05. tbl. 95. árg. 2009


Providing emergency contraceptive pills in pharmacies

Afgreiðsla á neyðargetnaðarvörn í apótekum

Objective: Use of the levonorgestrel emergency contraception (EC) pill has become more common after being made formally available in pharmacies without prescription. It was investigated how pharmacists in the capital area of Reykjavik supply EC to clients.

Material and methods: A total of 46 pharmacists of all working ages and both genders were asked to answer a questionnaire concerning how they sold the emergency contraception pill over the counter (84.8% reply rate).

Results: Four of five used <5 minutes to discuss emergency contraception with the client, but almost all enquired about time from intercourse. While only 20% asked about the woman´s health, most considered concomitant drug use and potential interaction with levonorgestrel. Only about 50% pointed out that EC did not protect against sexually transmitted disease, ¾ pointed out the need for permanent contraceptive use, 95% asked about previous EC use, but only 30% would provide EC again in the same menstrual cycle. One half of the pharmacists sold EC to men/teenage boys and wished to assist them with taking responsibility, while the others only sold the drug to the woman. Of those prepared to give the drug to the men, 55% asked to speak over the telephone with the woman to ensure correct prescription and information. Nearly a third would never or rarely provide consultation in private.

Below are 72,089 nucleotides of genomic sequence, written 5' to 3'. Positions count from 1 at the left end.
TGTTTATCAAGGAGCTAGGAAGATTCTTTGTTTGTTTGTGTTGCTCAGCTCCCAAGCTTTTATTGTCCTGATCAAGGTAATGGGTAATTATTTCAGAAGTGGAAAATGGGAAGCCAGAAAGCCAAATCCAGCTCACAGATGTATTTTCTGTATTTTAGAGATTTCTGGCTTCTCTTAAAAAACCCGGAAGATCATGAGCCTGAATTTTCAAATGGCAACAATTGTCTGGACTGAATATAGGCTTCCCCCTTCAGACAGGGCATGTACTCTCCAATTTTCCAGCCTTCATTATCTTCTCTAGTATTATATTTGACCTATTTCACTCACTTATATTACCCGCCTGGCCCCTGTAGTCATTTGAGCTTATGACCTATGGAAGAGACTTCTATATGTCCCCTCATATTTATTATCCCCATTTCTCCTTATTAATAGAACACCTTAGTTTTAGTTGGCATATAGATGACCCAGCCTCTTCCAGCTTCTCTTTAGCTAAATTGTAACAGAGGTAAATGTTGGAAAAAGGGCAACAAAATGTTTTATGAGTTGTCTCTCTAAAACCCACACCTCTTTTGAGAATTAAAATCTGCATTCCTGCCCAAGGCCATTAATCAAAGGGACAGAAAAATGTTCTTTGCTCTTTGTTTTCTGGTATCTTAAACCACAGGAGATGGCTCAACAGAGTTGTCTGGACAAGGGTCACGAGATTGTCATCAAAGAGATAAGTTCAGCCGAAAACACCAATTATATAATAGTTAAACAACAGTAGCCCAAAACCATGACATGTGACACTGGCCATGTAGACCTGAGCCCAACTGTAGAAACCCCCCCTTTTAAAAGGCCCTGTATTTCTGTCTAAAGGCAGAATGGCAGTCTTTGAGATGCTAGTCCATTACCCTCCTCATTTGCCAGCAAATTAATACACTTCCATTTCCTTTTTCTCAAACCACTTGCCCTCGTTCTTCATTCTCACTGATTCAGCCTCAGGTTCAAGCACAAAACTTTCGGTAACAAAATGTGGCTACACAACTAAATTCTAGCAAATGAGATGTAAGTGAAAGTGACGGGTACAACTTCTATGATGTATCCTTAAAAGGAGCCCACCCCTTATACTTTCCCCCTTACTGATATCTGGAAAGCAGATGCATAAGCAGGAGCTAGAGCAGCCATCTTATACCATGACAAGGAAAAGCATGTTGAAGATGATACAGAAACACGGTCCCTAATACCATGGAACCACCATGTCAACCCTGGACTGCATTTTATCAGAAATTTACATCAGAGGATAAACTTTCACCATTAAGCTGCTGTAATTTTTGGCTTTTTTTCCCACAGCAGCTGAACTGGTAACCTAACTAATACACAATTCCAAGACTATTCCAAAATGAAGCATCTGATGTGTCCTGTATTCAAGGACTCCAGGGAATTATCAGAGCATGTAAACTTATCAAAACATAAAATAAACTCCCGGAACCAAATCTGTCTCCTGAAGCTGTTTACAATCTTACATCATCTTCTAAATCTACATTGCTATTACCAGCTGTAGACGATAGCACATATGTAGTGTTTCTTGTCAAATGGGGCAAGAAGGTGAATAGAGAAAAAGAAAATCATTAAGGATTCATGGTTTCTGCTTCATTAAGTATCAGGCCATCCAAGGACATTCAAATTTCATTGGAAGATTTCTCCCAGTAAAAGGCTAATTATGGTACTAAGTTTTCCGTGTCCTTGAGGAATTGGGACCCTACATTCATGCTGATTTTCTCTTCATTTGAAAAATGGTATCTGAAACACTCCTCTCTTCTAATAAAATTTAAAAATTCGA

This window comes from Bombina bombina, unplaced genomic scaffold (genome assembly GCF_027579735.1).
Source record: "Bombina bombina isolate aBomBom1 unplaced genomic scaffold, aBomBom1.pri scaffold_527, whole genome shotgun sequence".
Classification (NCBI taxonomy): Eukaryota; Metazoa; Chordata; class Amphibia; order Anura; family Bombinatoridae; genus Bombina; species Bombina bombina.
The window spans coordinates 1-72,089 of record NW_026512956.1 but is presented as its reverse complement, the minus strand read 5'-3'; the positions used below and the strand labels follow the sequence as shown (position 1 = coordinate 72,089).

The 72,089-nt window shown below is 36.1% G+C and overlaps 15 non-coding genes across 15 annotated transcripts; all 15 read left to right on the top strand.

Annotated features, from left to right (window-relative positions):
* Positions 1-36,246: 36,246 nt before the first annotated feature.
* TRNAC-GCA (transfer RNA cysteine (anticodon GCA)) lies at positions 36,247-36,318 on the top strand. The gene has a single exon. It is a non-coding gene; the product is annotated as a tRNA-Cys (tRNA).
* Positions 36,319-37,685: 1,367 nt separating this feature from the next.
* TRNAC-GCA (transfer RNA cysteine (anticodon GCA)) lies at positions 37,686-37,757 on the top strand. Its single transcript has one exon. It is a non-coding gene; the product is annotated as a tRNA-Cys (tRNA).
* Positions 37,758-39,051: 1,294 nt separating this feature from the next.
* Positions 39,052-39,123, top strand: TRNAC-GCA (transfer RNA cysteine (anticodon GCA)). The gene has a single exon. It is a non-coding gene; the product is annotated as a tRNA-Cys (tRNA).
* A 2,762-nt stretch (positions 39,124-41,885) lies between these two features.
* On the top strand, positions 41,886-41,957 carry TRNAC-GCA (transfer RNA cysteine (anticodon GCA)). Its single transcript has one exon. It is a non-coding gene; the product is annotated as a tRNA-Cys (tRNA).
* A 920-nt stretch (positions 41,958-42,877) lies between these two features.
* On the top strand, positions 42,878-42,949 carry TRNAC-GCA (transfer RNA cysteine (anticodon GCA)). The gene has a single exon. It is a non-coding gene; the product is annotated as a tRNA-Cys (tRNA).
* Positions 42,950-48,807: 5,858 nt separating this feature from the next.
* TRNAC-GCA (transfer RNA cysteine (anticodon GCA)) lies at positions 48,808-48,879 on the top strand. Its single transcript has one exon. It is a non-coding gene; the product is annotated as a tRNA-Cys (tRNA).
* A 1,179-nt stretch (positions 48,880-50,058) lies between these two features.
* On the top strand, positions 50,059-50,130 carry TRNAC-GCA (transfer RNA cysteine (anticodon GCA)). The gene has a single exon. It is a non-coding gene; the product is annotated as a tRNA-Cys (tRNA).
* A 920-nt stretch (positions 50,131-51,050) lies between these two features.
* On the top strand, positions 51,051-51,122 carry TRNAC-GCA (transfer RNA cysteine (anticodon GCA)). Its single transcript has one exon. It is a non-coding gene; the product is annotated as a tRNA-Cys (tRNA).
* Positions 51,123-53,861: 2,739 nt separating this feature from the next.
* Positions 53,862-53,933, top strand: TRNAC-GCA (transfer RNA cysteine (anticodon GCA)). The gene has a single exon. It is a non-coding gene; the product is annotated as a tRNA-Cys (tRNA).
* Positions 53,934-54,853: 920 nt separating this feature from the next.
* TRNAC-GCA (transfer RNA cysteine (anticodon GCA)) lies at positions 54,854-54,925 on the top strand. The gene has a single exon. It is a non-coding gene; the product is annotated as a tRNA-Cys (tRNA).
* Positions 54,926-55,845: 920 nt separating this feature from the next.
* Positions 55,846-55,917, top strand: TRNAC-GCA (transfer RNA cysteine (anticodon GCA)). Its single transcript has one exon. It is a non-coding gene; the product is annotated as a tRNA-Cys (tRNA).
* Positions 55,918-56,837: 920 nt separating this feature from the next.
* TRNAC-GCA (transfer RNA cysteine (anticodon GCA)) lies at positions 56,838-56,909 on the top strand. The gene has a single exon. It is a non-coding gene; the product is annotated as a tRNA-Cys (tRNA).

Conclusions: Pharmacists agree mostly about main points in supplying EC, but not as regards provision to women through their male partners. Provisons for consultation can be improved.

Þetta vefsvæði byggir á Eplica